In the late 16th and early 17th centuries, a number of ‘liberal Jesuit scholastics’ produced the last great synthesis of Aristotelian psychology with Christian theology. In this magnificently sympathetic reconstruction of their systems of the soul, Dennis Des Chene rescues Toletus, Suarez, and the other ‘schoolmen’ from neglect which resulted from scornful dismissals by Descartes and his fellows. Deliberating bypassing the political and medical contexts of their work, and focusing almost exclusively on Jesuit rather than other, ‘dissident’ Renaissance Aristotelianisms, Des (...)
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  26. Oladele Abiodun Balogun (2008). Rethinking the Tasks of African Philosophy in the 21st Century. Proceedings of the Xxii World Congress of Philosophy 28:45-54.score: 24.0
    The flurry of debate that trailed the existence of African philosophy in the 1960s and 70s and the consequent demise of the controversies in the late 1990s have occasioned a periodiszation shift from traditional African philosophy to contemporary African philosophy. While the scope and nature of predominant issues inthese periods differ considerably, what ought to constitute the basis and shape the direction of discourse in contemporary African philosophy remain controversial. In this regard, this paper argues that rethinking African philosophy (...)
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  27. Douglas Hollan (2012). Emerging Issues in the Cross-Cultural Study of Empathy. Emotion Review 4 (1):70-78.score: 24.0
    Especially since the discovery of mirror neurons, scholars in a variety of disciplines have made empathy a central focus of research. Yet despite this recent flurry of interest and activity, the cross-cultural study of empathy in context, as part of ongoing, naturally occurring behavior, remains in its infancy. In the present article, I review some of this recent work on the ethnography of empathy. I focus especially on the new issues and questions about empathy that the ethnographic approach raises (...)
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  28. J. J. Boxtel, N. Tsuchiya & C. Koch (2009). Consciousness and Attention: On Sufficiency and Necessity. Frontiers in Psychology 1:217-217.score: 24.0
    Recent research has slowly corroded a belief that selective attention and consciousness are so tightly entangled that they cannot be individually examined. In this review, we summarize psychophysical and neurophysiological evidence for a dissociation between top-down attention and consciousness. The evidence includes recent findings that show subjects can attend to perceptually invisible objects. More contentious is the finding that subjects can become conscious of an isolated object, or the gist of the scene in the near absence of top-down attention; we (...)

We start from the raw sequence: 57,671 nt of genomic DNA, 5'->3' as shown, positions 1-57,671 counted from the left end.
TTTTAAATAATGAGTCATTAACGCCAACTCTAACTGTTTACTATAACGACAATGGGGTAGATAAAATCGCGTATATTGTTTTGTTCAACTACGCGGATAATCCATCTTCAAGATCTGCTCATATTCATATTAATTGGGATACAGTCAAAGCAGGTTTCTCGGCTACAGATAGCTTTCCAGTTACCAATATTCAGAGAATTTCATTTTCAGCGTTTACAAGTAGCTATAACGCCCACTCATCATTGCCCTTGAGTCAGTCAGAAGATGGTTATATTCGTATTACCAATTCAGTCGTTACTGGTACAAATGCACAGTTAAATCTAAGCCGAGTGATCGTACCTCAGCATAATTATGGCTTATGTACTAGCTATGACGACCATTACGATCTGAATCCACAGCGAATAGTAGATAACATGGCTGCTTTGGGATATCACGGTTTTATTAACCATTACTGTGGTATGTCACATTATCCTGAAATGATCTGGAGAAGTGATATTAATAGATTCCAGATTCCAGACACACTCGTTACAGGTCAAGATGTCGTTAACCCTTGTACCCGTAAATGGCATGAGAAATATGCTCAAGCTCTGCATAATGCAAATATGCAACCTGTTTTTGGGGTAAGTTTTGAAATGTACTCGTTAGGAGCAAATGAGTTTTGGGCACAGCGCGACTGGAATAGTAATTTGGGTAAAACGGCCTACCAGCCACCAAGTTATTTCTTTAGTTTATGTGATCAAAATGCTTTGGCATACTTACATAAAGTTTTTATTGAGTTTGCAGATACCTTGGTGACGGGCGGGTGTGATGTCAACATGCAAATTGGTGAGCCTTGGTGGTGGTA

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  29. Howard Eiland (2011). Allegories of Falling. Telos 2011 (155):175-190.score: 24.0
    ExcerptAnd therefore as a stranger give it welcome … Shakespeare, Hamlet, 1.5.165At the end, in a role-reversal at once desperate and sublime, Hamlet stills the unaccustomed passion of his stoical friend Horatio by reminding him he's a man first, before being a Dane or antique Roman. He recalls him to himself out of his suicidal flurry by simultaneously appealing to his love and assigning him a duty: in this harsh world to remain and “tell my story”—an echo of the (...)
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  30. Chris Lindsay (2012). Hume and Reid on Newtonianism, Naturalism and Liberty. In Ilya Kasavin (ed.), David Hume and Contemporary Philosophy. Cambridge Scholars Press.score: 24.0
    There has been a recent flurry of work comparing and contrasting the respective methodologies of David Hume and his contemporary Thomas Reid. Both writers are explicit in their commitments to a Newtonian methodology. Yet they diverge radically on the issue of human liberty. In this paper I want to unpack the methodological commitments underlying the two different accounts of liberty. How is it that two avowed Newtonians end up diametrically opposed to one another with respect to such a fundamental (...)
     
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  31. Tomoaki Iwai (2000). Legislative Records, 2000. Japanese Journal of Political Science 1 (2):333-336.score: 8.0
    The political scene behind Japan's legislation in 2000 was uneasy and flurried. The ascent to political power by Prime Minister Yoshiro Mori following the sudden death of Prime Minister Keizo Obuchi, the shift in political framework caused by the separation of the Liberal Party from the coalition government, and the general election came one after the other in a series of restless succession.